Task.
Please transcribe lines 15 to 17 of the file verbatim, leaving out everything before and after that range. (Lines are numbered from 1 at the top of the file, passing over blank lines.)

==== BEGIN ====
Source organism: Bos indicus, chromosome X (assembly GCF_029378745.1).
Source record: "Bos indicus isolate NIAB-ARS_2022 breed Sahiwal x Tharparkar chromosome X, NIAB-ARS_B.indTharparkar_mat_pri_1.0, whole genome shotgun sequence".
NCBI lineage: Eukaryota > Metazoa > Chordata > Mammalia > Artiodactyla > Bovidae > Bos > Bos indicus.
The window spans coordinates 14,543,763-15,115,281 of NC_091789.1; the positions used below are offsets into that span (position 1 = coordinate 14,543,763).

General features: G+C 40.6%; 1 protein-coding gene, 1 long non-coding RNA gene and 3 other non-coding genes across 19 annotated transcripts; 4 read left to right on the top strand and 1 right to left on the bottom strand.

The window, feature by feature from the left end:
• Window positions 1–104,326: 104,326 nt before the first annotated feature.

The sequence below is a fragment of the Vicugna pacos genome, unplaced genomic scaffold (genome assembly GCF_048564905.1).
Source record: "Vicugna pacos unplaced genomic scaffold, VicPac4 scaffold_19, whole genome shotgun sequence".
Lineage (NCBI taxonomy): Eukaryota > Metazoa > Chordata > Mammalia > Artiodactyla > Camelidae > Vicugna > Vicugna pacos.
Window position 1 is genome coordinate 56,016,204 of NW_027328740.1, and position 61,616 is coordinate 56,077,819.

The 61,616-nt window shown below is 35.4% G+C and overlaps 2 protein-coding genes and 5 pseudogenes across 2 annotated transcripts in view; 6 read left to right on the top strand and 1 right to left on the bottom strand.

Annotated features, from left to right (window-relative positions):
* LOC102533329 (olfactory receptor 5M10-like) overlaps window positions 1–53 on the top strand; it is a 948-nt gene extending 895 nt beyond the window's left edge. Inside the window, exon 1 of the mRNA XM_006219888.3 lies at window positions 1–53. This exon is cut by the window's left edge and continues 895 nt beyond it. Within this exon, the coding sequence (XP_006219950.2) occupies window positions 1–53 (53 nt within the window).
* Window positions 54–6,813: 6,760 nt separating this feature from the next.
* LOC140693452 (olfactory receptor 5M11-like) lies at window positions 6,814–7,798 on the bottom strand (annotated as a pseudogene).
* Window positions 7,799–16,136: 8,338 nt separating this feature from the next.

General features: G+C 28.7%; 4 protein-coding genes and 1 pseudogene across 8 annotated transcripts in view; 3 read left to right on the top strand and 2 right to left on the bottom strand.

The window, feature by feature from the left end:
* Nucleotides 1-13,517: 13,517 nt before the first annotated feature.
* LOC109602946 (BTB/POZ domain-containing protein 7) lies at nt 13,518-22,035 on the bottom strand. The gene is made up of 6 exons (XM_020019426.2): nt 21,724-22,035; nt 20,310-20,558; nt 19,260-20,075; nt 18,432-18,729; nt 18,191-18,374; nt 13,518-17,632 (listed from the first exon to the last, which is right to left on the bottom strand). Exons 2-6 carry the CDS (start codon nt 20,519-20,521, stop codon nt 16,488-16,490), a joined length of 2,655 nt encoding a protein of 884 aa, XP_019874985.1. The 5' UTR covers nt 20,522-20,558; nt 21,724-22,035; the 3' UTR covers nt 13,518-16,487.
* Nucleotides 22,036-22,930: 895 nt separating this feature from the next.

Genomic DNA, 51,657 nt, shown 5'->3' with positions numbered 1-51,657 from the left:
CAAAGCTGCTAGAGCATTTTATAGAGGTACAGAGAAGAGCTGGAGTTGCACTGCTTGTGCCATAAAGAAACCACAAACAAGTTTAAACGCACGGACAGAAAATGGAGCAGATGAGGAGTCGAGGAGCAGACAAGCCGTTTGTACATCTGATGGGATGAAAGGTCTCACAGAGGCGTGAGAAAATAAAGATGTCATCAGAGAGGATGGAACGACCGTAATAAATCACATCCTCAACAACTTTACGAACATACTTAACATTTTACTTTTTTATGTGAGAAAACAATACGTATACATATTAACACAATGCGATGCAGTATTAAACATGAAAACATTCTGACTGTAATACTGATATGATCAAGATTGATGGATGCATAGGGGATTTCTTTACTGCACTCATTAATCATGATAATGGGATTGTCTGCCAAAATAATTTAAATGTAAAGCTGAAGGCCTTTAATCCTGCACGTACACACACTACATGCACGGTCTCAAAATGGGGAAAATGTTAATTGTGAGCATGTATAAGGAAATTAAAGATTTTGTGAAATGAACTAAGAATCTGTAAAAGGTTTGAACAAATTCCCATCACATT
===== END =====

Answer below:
* Window positions 54–6,813: 6,760 nt separating this feature from the next.
* LOC140693452 (olfactory receptor 5M11-like) lies at window positions 6,814–7,798 on the bottom strand (annotated as a pseudogene).
* Window positions 7,799–16,136: 8,338 nt separating this feature from the next.